In places where the two types of deformation overlap, it can be challenging to unravel the sequence. Was a strong crystalline basement cored block already uplifted when the weaker, thinner thrust faults impinged on it? If so, the Laramide block might serve as a buttress, with the Sevier faulting swinging around it rather than through it. But you can get essentially the same expression by having the Sevier faults present first, and the massive Laramide uplift coming second, folding the earlier faulted rocks and faults around it. In some places, I really think it is correct to think that the two different styles of deformation were actually happening at the same time. 

East of the main action of the Sevier Orogeny, where the crust was not depressed so far as it was in the west, it was pushed down low enough to help create the Cretaceous Interior Seaway. This was a long-lived shallow ocean that extended from Arctic Canada to Mexico, and it covered much of what is now the eastern Rocky Mountain Region as well as much of the Great Plains, from the Dakotas through Kansas and Texas. It connected with the Gulf Coast where Cretaceous rocks were being laid down to ultimately become today’s Gulf Coastal Plain in Texas and Louisiana. The presence of the seaway was the result of the crustal depression caused by the Sevier Orogeny, but it was enhanced by the ongoing worldwide transgression or rising sea level, throughout the Cretaceous.

That’s enough for today. Tomorrow, we’ll talk a bit about the igneous rocks associated with all this action in western North America.
—Richard I. Gibson

Cross-section from Geologic Map of the Canyon Ferry Dam 30´× 60´ Quadrangle, West-Central Montana, By Mitchell W. Reynolds and Theodore R. Brandt, 2005: USGS Scientific Investigations Map 2860.

Seaway map from USGS (public domain)

Green River Basin cross section by Richard Gibson (source)

Friday, November 21, 2014

November 21. Cretaceous magnetic quiet period




One of the findings that helped convince geologists on the American side of the Atlantic  that continental drift was a reality was the discovery of sea-floor spreading – the idea that new oceanic crust is generated at the mid-ocean ridges, and that new crust pushes older crust out of the way, away from the mid-ocean ridge, thereby making the ocean basins wider and wider at about the rate your fingernails grow.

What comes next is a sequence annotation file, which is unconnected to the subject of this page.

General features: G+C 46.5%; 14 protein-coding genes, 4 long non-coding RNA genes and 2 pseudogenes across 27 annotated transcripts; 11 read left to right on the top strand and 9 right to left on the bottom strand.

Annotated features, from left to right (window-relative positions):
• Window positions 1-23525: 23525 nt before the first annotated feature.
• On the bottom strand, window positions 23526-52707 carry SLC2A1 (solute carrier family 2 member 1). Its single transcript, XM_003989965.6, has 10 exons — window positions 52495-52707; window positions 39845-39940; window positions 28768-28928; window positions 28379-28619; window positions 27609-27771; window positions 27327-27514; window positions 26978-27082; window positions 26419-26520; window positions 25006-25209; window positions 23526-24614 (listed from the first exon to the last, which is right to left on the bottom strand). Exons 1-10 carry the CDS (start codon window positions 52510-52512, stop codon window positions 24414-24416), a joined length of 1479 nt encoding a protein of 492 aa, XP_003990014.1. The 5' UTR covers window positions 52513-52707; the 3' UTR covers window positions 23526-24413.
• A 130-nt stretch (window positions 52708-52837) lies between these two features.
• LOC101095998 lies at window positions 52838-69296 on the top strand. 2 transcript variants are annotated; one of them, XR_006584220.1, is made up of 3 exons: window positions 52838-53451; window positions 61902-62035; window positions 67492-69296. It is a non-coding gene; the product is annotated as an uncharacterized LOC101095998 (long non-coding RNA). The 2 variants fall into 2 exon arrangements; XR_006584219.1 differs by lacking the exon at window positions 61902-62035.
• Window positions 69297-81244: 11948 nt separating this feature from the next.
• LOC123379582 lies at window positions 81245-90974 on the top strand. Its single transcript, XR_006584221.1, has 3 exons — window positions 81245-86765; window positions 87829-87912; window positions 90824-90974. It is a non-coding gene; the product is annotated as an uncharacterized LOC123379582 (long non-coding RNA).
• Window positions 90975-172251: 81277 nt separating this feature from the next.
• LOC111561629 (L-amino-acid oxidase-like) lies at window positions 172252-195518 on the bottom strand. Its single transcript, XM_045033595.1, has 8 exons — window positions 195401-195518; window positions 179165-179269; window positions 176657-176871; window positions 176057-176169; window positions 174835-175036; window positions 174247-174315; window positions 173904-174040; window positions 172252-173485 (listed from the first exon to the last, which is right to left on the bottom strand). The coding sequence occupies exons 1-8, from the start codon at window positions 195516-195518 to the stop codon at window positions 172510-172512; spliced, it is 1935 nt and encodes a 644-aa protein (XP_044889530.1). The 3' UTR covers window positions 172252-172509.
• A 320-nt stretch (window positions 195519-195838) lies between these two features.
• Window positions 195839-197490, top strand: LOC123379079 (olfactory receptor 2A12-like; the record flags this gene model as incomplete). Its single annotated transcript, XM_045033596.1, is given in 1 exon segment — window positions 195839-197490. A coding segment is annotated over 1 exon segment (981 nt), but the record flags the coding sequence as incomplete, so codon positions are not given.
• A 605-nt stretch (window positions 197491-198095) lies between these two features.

The discovery of sea-floor spreading came through geophysics – specifically, measurements of the earth’s magnetic field as it is preserved in formerly molten rock. When molten rock, magma, solidifies, tiny particles of magnetic minerals, mostly the mineral magnetite, an iron oxide, become frozen in place with the orientation of the magnetic field that’s present at the time the rock solidified.


That’s all well and good, but so what? It’s useful because the earth’s magnetic field has changed over time, and is changing right now. The positions of the north and south magnetic poles change, the strength of the magnetic field changes, and the whole system even reverses its polarity, so that the north magnetic pole becomes the south magnetic pole and vice versa.

There’s a lot of research and a lot of debate about how a magnetic field reversal happens. Increasing evidence shows that it may take place over a period of a few thousand or even a few hundred years – instantaneous, geologically. It must have something to do with flow in the molten outer core of the earth, where the magnetic field is generated by electrical currents in the liquid rock there. For now, let’s just recognize that these reversals have indeed happened in the geologic past. We can use measurements of the rocks with opposite polarity to figure out a lot of geological things.